Among the many riches in Issue 16 of the Quarterly Conversation is a wonderful interview with Greek writer Amanda Michalopoulou, whose I’d Like came out this fall from Dalkey Archive, in translation by Karen Emmerich. (I’ve not yet read I’d Like, unfortunately, but it’s so high on my list, and this interview makes me even more anxious to start—)
The interview, conducted by George Fragopoulos (GF, below) and attended also by Karen (KE), reflects on non-linearity in fiction; on the necessity of leaving one’s “home” to write (a feeling that is foreign to me, and fascinating, and which I’ve heard our own Ersi Sotiropoulos reflect on as well: “I have to leave Greece to be there,” she once said at a reading); on emotional vs. intellectual approaches to projects; and much else (I love the line “Sometimes the book asks for certain things that you have to offer”). I wanted to note in particular Michalopoulou’s discussion of the influence of Margarita Karapanou:
GF: But I’d Like also has a grotesque or violent side to it, and they made a lot more sense to me when you mentioned Karapanou in that interview with Monica, and how she was a precursor for you. Can you speak a little about Karapanou’s influence on your work, especially because a lot of English readers know very little about her?
KE: But they will! Kassandra and the Wolf is being republished, along with two earlier novels in fall 2009 and spring 2010.
AM: Well, what can I say about Karapanou? She’s a major influence although I know I can’t write like her. And this is the best influence because I knew I could never imitate her. It was so intense and so real, and never imitating anything else. Her work was so original. And it was such an original voice and reading her diaries, which just came out, and reading her entries from thirteen years old, you could already see her voice. You could listen to this voice and see it was already there. What I admire in her is her originality. But of course, it was a very sad life story, and when I say to myself that you are not as original as some other writers you admire it all goes along with a whole other private history. But I feel that nobody has talked about childhood the way she did, really, in Kassandra. If she wasn’t Greek, but was American or German, I feel everybody would know her. Everybody could recognize themselves in her writings about childhood. And she was not at all your typical Greek author; she read widely in American and French literature and was always an outsider in a sense.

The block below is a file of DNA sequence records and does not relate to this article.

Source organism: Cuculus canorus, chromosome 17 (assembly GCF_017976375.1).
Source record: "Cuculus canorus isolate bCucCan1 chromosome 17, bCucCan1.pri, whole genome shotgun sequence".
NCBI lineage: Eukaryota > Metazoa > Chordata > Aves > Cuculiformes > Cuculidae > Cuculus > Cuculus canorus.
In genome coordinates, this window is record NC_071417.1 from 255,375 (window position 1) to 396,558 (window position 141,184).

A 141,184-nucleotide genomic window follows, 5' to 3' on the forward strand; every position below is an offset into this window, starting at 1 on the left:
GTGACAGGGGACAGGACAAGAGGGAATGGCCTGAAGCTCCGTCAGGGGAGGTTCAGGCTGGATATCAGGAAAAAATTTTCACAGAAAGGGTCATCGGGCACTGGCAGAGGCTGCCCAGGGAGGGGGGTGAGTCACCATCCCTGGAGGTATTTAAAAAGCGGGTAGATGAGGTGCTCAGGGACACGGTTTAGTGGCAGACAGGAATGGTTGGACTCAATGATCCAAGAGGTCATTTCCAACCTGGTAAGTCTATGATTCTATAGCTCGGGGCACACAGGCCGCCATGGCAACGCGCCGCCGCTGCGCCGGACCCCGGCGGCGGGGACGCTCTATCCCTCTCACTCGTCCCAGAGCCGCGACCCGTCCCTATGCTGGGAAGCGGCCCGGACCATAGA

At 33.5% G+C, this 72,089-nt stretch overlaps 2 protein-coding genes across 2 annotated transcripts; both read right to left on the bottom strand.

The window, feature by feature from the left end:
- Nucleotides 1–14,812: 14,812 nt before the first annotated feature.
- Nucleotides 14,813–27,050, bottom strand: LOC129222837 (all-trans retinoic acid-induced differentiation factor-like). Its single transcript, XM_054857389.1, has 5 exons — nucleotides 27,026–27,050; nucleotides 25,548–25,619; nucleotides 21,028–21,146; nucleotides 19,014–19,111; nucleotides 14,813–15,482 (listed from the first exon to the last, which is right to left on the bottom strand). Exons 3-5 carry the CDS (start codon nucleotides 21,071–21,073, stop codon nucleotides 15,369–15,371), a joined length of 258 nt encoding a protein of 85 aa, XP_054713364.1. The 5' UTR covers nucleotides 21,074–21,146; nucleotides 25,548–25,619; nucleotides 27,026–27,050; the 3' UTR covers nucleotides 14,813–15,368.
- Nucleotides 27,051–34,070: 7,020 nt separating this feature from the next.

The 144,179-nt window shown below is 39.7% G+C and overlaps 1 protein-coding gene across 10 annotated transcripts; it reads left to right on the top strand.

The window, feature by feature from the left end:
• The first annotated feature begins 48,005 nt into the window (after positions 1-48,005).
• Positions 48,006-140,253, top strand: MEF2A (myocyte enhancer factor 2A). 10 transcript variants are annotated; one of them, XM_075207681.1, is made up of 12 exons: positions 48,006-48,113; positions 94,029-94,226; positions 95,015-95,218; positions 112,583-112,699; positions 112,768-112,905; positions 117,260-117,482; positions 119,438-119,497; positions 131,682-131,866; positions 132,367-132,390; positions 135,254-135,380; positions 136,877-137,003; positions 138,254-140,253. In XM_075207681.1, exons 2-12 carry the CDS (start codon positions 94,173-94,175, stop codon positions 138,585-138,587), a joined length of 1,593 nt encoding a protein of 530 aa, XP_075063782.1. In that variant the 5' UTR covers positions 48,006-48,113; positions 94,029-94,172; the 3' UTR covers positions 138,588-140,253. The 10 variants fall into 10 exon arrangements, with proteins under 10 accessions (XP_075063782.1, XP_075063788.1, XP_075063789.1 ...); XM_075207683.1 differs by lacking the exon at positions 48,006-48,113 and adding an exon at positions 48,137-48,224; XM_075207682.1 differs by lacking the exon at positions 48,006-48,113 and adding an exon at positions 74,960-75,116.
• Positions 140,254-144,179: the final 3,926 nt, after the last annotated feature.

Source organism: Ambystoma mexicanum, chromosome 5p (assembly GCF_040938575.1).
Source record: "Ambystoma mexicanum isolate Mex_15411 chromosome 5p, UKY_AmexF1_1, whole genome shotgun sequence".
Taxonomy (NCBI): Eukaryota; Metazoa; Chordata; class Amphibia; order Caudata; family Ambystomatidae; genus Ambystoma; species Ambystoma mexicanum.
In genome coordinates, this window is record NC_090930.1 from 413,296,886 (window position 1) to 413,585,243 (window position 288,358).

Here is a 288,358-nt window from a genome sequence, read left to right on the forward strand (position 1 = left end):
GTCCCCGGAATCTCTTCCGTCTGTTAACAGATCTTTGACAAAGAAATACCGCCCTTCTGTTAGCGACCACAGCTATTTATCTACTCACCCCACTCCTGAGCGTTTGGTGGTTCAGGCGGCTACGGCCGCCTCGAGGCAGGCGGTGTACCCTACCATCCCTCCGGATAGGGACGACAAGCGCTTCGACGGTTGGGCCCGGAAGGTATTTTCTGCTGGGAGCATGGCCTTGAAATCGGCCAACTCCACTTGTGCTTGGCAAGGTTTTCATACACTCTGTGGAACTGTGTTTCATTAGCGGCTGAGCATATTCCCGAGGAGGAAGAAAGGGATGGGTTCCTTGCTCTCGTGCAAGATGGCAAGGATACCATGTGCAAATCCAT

KE: And if you think of many Greek writers, it is incredibly common to be moving between languages, to be moving between places, so she is typically Greek in the sense that she is coming form the “outside” or writing as she does in The Sleepwalker. She is writing about the island of Hydra in The Sleepwalker, magnified a thousand-fold and turned into this surreal, weird place by combining foreign and Greek elements and composing characters who are shadow puppets in a way. And this is what stuck me about I’d Like. Not in terms of style or structure but in terms of characters it is your most Greek book in that it takes place only in Greek and there is nobody in it that is not Greek.
And then, just to point out again the fact of the riches of other literatures we must trust others to discover, to bring back for us, our debt always to translators for everything: a discussion of one of Michalopoulou’s characters reading Rilke’s The Notebooks of Malte Laurids Brigge (and Stephen Mitchell’s translations of Rilke into English)—